Marcel The Shell With Shoes On Director Dean Fleischer-Camp on the discovery of humanity in a small shell [Interview]
Alright, so first of all, great movie. I laughed. I cried. I was very, very touched. But back to the original “Marcel” shorts.
It’s these cute little three-minute vignettes without much narration. What made you think, “I should make a feature out of this?”
I know it’s a little crazy, isn’t it? I kind of love that we were able to do it in such a surprisingly emotional way, and that the bar was so low for people who come in because they’re like, ‘I remember those silly little snippets of a story, a character.” And then they’ll just be emotionally hammered by the movie.
I went to film school and the goal has always been to make “Marcel” a feature film. And I think it took a while to figure out how to do it. How do you develop this story from such a small core, and how do you do it in a holistic way with what’s special about the character?
So “Marcel The Shell With Shoes On,” despite starting out as a solo character in a series of shorts, is really about community and family — or more specifically Marcel trying to reunite with his family. Why was this the direction of the film as you developed it?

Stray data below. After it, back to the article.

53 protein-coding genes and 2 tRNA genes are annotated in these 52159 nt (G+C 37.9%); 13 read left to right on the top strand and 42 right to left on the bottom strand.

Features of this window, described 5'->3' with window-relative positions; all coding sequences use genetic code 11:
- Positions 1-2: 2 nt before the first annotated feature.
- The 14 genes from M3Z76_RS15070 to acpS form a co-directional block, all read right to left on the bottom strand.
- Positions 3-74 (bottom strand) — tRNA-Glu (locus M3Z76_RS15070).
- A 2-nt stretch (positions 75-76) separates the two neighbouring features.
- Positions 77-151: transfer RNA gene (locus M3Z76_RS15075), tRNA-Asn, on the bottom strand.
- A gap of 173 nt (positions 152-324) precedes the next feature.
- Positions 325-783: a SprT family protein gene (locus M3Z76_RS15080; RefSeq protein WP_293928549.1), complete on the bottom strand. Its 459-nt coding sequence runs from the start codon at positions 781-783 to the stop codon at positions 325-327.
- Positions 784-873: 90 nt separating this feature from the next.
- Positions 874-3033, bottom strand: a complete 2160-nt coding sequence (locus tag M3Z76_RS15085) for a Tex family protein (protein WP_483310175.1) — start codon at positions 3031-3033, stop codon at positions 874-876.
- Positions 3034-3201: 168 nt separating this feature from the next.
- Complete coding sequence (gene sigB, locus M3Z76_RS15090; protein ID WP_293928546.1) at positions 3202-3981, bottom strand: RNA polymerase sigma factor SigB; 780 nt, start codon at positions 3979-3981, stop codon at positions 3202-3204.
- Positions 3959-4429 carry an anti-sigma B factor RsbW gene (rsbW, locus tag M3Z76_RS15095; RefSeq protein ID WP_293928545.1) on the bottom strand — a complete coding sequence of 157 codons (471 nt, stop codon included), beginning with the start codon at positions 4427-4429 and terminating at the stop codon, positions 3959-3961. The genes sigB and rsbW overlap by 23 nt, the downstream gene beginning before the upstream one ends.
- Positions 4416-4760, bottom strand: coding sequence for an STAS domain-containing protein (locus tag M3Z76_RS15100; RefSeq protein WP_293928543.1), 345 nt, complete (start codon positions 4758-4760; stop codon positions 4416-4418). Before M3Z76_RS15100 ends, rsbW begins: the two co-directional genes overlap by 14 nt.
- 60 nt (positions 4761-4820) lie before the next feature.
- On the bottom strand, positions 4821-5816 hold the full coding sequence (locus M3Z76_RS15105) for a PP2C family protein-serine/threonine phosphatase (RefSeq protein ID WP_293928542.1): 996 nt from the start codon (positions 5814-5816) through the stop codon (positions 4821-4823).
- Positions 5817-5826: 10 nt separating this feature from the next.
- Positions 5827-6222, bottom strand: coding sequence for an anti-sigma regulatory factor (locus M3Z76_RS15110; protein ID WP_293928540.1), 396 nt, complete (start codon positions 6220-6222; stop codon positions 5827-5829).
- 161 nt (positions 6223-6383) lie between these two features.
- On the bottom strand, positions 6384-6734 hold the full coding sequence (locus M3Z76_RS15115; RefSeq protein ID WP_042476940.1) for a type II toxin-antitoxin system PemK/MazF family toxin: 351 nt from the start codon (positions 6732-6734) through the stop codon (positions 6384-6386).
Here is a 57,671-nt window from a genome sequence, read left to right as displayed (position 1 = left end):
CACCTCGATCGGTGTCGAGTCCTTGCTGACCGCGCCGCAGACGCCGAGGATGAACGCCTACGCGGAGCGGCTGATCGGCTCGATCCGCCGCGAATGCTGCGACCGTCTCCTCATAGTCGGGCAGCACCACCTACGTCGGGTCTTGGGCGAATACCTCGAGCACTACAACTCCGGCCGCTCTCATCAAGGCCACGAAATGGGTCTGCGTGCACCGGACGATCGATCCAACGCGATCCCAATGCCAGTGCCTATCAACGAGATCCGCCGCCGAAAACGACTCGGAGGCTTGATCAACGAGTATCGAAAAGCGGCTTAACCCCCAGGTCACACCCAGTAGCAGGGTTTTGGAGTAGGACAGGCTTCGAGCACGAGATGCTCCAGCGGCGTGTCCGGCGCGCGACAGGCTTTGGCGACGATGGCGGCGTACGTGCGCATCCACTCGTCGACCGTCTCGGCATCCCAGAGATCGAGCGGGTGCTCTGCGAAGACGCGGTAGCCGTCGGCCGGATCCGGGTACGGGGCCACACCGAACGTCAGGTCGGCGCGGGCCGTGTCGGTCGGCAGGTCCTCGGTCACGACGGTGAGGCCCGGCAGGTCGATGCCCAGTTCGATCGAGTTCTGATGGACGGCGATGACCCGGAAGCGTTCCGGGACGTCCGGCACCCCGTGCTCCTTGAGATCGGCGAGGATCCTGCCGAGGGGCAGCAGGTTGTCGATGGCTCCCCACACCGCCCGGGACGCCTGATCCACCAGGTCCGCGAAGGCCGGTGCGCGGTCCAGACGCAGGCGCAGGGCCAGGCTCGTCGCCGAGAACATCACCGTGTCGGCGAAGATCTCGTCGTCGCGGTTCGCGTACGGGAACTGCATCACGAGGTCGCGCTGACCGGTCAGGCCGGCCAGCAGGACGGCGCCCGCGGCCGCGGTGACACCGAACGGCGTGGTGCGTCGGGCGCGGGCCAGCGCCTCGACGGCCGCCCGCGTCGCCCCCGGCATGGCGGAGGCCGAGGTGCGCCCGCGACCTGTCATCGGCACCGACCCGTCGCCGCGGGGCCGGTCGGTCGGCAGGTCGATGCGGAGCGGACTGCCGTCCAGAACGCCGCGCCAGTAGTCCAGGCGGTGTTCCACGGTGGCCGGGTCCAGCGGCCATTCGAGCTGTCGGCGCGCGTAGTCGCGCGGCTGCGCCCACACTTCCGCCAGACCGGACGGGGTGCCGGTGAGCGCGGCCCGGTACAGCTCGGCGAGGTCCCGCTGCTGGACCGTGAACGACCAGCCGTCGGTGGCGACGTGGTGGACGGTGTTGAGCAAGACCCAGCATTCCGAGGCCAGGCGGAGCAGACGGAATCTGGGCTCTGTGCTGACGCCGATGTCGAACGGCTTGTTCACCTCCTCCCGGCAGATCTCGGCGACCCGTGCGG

In a lot of our early brainstorming sessions on how we’re developing this character, your immediate thought is, how can we put him in a [movie] …and also that was influenced by the fact that we kind of took a lot of studio meetings in the beginning, because we didn’t know what we were doing. And everybody wanted to adapt that character, but they wanted to do it in a bad way, “How can we pair him with John Cena and they can fight crime,” or whatever. So we were, through this process, forced to – I suddenly was like, ‘Oh, okay, we’re not going to be able to do the right expansion of this character without taking some time and finding the right people to do it, and really connect emotionally with what’s personal to us about it.”
And we started thinking, how do we look up close instead of far away, how do we connect to the things that really matter to us? And I think community is a big part of my life, and I felt very lucky to have fallen into a scene of people, both in film school and then in the comedy clubs around New York when I lived there, and I really felt like a community of people who were all doing the same thing, had similar interests, were all trying to make each other laugh and trying to make things, like good art, trying to Excel. And that shaped my first artistic experience so much more than going to film school.
And even “Marcel,” for example, was one of 100 shorts I had created over the course of a few years to be shown on friends’ comedy shows. And that’s something I think, as I get older, [it] harder to keep in touch with [that community] and it’s something that – it also gets into the personal side of the film – but it’s something that divorce and breakups break up. And it can be difficult to keep in touch with them. So it was special and it was urgent.